• U.S.

Education: Not So Loudmouthed and Foolish

3 minute read

Herbert Kohl lives in Berkeley, Calif. He wears blue jeans and T shirts decorated with Indian warriors, and he sports bushy, unkempt hair. When he talks excitedly about the plight of American education—which is often—Kohl paces and gestures intently, scattering books, pens and manuscripts in his path.

“People think that there was such a thing as the ‘good old days’ in public education in America,” he says. “Well, I quote ‘Moms’ Mabley [the late comedienne]: ‘People talk about the good old days. I was there; where was they?’ ” Kohl, 39, looks and sounds like a throwback to the radical ’60s. He is. Back when Berkeley was big and counterculture was a catchword, Socialist Kohl emerged as a militant young spokesman for so-called “alternative” education. A Phi Beta Kappa graduate from Harvard in philosophy and mathematics, Kohl taught sixth grade for two years in a Harlem school. He then published 36 Children (1968), both a compendium of creative writing from his supposedly unteachable students and an attack on the conventionally strict, structured classroom. Over the next few years, he helped pioneer the “open classroom” concept, in which students and teachers eschew traditional lessons and form a “community” rather than a class.

Making Things Work. Now, a decade and nine books later, Kohl still believes firmly in alternative education —but with several differences. Says he: “We had rhetoric in the beginning, and sometimes we’d go in and stomp all over people who didn’t seem to agree with us. Now we are not so loudmouthed and foolish as we used to be.” Today’s unconventional educators are also “more concrete.” In the old days, the radical alternative movement was so busy fighting traditional educators that it never devised its own basic teaching strategies. Says Kohl: “I am interested in the specifics of making things work.”

Kohl, who has three children of his own, now spends much of his time at the Center for Open Learning and Teaching in a Berkeley storefront, where he helps teachers design their own open-class curricula. The center has provided 43 teachers with elementary-school credentials. Kohl has also churned out yet another how-to manual. Titled On Teaching, it counsels teachers in the art of subverting traditional schools by creating open minischools—composed of several experimental classrooms—in their midst.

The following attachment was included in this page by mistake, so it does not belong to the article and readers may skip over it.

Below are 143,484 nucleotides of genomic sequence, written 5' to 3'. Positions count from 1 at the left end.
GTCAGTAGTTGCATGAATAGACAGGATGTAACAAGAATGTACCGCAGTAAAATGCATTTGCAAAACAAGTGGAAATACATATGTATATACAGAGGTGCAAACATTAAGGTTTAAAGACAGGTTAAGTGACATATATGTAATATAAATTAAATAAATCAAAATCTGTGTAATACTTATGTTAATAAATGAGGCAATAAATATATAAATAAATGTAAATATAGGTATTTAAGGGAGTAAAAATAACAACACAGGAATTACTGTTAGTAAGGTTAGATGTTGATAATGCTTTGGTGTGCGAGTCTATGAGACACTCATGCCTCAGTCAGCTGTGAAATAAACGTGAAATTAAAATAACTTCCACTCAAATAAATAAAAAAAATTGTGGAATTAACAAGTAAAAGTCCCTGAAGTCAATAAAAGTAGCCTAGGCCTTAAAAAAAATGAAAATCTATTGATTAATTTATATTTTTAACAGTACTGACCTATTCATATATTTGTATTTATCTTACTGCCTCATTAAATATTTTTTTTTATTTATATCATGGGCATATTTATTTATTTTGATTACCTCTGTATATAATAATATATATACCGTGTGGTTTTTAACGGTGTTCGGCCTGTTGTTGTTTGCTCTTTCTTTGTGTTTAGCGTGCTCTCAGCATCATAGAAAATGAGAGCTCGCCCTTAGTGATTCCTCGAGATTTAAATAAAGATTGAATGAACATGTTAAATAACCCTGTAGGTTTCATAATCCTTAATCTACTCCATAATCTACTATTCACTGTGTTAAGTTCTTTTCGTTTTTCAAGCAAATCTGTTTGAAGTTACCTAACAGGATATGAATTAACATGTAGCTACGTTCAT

Despite his abundant enthusiasm, Kohl acknowledges that alternative schools are no longer seen as the great salvation of education. “Over the past two or three years, a lot of the free-schoolers have been coming back to the school systems,” he says. “They’re tired of the isolation.” In Berkeley, once an avant-garde center boasting a number of experimental schools, the new concepts were swamped in a flood of federal money and attendant bureaucracy. “All of a sudden, everybody was an alternative school,” Kohl ruefully recalls.

Still he can point to some progress, such as a year-old California law that allows any group of 30 or more parents to obtain state funding for an alternative school in their community. Surprisingly, Kohl even welcomes the “back to basics” movement, which has worried parents demanding that their children be taught not experimental courses but basic reading, writing and math. “They’re fed up with what the schools are offering,” he says. “From our view, that’s good for us.” So, too, from his perspective, is the current money crunch, in which schools are “feeling the squeeze from all sides.” Says he: “What’s a better condition for change? As long as you have something to put in when it’s over.”

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